Stairs & Stair Parts

Build a Staircase Using Stair Parts Made Here in Utah

Whether you are building a new staircase, fixing your stairs, or updating your stair parts during a remodel, our expansive stair parts collection was made with you in mind. From the perfect iron balusters to custom stair shoes, our stairs and stair parts division has brought together the best options to make your staircase a masterpiece. Let us help you create the perfect Utah home with the staircase it deserves.

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Stair Parts 101

Stair parts vocabulary have you confused? Don’t be. Use this brief glossary to help you order the stair parts you need for your project.

Baluster – The thin vertical spindles that support the staircase railing.

Balustrade – Assembly of the balusters, newels and handrail.

Gooseneck – A handrail fitting with a vertical ‘goose neck’ shape, generally used to transition to a balcony or landing.

Handrail – The railing that sits atop the balusters, made to hold on to when using the stairs.

Newel – Major support posts for the balustrade system. These support posts are larger than the balusters, and are generally placed at the top and bottom of the balustrade, or where there is a turn in the handrail.

Nose – The front lip of the tread. This part of the tread generally hangs over the riser by an inch or so.

Riser – The vertical piece of the stair which supports the treads. Rise height is measured from the top of one tread to the next.

Rosette – A decorative stair part, usually wood that is placed on where a handrail meets a wall

Run – The measurement of the horizontal stair piece (tread) from riser to riser minus any nose hangover. Total run constitutes the length of the entire staircase.

Shoe – Decorative piece placed at the bottom of each baluster to add a finished look to the balustrade.

Skirting – Board that runs along the wall at foot level on the stairs, providing the trim.

Tread – The horizontal piece of the stair, or portion you step on when going up or down the staircase.

Volute – The beginning portion of the handrail that sits on top of a newel and spirals in on itself. Used at the start of an over-the-post staircase.

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Stair Remodel and Repair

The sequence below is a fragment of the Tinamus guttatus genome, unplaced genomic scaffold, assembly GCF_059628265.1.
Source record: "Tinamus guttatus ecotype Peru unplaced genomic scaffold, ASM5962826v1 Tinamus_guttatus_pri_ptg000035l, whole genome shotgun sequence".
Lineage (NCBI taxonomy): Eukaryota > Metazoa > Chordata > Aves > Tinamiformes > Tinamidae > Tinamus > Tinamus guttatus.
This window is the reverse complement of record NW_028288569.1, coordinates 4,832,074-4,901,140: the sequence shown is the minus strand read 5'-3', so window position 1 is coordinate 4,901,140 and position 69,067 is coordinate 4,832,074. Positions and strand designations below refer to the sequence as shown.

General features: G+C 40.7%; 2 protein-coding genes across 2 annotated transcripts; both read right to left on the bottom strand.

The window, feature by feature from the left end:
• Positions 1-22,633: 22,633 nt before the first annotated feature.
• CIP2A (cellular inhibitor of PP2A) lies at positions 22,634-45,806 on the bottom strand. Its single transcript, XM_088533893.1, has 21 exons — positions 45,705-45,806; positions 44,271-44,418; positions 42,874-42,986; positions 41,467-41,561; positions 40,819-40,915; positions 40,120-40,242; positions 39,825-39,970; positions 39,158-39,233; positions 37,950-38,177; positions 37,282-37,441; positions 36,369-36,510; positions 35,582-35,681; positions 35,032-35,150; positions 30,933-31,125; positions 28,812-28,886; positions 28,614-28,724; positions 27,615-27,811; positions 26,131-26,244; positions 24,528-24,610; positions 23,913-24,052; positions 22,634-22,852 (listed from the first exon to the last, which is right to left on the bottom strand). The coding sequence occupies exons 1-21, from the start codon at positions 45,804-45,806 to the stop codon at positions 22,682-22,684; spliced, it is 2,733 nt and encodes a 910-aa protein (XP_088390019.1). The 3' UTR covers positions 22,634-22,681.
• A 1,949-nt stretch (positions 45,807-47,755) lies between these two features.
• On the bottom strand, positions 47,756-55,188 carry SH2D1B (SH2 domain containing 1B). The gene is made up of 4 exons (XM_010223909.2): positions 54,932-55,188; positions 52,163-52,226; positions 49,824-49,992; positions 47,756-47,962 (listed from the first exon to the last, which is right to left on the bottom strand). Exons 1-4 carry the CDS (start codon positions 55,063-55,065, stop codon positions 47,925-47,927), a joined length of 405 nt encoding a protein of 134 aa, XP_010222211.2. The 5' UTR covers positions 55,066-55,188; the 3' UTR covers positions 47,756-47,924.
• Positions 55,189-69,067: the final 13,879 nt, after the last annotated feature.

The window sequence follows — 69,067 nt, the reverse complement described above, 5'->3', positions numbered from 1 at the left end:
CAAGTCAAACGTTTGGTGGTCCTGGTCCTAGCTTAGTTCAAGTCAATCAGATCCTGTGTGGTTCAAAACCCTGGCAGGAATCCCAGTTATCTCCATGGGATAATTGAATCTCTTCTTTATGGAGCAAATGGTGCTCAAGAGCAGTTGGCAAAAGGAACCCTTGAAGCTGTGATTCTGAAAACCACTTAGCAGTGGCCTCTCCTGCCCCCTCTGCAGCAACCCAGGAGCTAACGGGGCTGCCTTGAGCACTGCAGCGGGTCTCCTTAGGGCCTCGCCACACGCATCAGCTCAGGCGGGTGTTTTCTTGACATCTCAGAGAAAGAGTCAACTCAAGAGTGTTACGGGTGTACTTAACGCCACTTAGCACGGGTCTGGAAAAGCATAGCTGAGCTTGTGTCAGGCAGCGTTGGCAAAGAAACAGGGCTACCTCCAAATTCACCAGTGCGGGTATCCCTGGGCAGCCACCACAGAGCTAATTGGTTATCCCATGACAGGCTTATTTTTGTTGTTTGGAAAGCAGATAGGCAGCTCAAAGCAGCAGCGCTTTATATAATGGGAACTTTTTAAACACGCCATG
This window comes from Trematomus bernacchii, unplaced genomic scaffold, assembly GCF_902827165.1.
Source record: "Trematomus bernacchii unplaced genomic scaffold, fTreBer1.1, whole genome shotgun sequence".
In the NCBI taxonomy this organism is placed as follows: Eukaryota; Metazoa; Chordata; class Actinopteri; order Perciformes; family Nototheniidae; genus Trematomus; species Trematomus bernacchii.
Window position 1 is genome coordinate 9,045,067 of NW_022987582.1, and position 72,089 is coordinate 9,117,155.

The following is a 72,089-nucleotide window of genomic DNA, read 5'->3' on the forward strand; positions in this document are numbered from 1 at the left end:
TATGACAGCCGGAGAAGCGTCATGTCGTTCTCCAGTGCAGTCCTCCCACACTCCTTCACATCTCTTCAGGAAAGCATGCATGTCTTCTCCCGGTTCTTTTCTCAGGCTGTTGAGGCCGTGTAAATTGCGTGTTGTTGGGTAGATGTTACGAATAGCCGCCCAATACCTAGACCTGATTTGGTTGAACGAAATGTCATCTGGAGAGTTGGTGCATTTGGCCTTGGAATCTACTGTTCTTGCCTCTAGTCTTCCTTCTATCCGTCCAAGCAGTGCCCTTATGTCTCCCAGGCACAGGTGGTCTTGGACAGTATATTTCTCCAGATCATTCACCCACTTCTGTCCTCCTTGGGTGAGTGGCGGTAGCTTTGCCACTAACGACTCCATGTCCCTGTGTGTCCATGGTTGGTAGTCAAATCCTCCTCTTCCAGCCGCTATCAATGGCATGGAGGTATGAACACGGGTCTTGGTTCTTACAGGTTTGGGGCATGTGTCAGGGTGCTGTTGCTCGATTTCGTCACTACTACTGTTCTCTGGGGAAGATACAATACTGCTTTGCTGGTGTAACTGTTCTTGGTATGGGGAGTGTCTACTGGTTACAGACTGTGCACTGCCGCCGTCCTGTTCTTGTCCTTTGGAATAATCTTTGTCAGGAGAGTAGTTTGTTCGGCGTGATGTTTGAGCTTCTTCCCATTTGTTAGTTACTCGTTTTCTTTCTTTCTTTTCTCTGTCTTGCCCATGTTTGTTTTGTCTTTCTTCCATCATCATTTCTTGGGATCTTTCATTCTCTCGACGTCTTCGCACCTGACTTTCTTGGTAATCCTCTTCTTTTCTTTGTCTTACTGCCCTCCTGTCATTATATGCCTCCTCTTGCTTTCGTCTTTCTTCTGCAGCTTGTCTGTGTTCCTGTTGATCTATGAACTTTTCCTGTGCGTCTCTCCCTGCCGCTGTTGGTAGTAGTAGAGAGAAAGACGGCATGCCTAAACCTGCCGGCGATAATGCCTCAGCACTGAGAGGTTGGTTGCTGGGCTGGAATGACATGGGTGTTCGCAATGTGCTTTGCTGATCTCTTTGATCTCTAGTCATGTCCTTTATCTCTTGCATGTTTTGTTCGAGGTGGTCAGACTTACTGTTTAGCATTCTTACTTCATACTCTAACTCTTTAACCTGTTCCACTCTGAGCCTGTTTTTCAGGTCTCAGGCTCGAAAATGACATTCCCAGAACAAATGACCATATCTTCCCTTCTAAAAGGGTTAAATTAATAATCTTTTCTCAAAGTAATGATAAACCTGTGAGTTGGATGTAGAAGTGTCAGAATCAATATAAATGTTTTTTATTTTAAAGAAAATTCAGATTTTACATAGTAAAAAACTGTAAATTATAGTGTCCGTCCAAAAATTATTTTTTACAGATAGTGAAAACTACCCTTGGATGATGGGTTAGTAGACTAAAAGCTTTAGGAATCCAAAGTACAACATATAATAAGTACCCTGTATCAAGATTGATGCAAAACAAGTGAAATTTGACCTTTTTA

Are you ready to tackle a staircase repair or remodel project? Use Sunroc stair parts and these tips from our experts to help you get the results you’re hoping for.

  • Fixing a squeaky step: First identify where within the step the noise is coming from. Usually, either the tread is knocking or rubbing against the riser board, the tread has come loose from the stringer or both. If this is the problem, simply refasten the tread to its underlying structure at the source of the squeak. We recommend having someone assist you by standing with one foot on either side of the stringer, then nailing at 45 degree angles into the stringer on both sides to ensure the stair does not loosen. Then, simply cover up the new nail holes with wood putty. Or, if your staircase is carpeted, simply replace the carpet over your work. If you can see the issue from underneath your stairs, you can use a shim, a small wedge of wood that is narrower at its tip than at its base, to fill the gap. Gently slide the shim between the tread and the stringer until it’s tight.
  • Fixing a loose baluster: Don’t let a loose baluster become a safety threat in your home. Baluster fixes are usually a simple job that can be accomplished in just a few minutes without having to buy new stair parts. One easy fix is to drive a thin, glue coated wood wedge into the gap at its top or bottom, then trim the wedge flush and sand down to match the baluster. A second option is to drill a hole at an angle and drive a screw through the baluster into the handrail. Countersink the screw and cover it with wood putty.
  • Replacing a baluster: Replacing old or broken wooden balusters is an easy way to update the look of your staircase without too much effort. You’ll need a reciprocating saw to cut the old baluster in two, and a pipe wrench to twist it out (if it’s doweled).  Drill a hole in the top and bottom of the new baluster, put wood glue in the holes and place a dowel in each end. Allow the glue to dry. Now, cut down the dowels to ¼ inch on each side. Put wood glue in the original stair tread and banister holes and then insert the new baluster, tread end first. Replacing wood balusters with iron balusters is a popular do-it-yourself project. Installing iron balusters into a previously wood-only staircase may require a little help. Contact Sunroc for help with ordering and installation.

*Instructions are not fully inclusive. Please contact a Utah professional for assistance with any staircase project.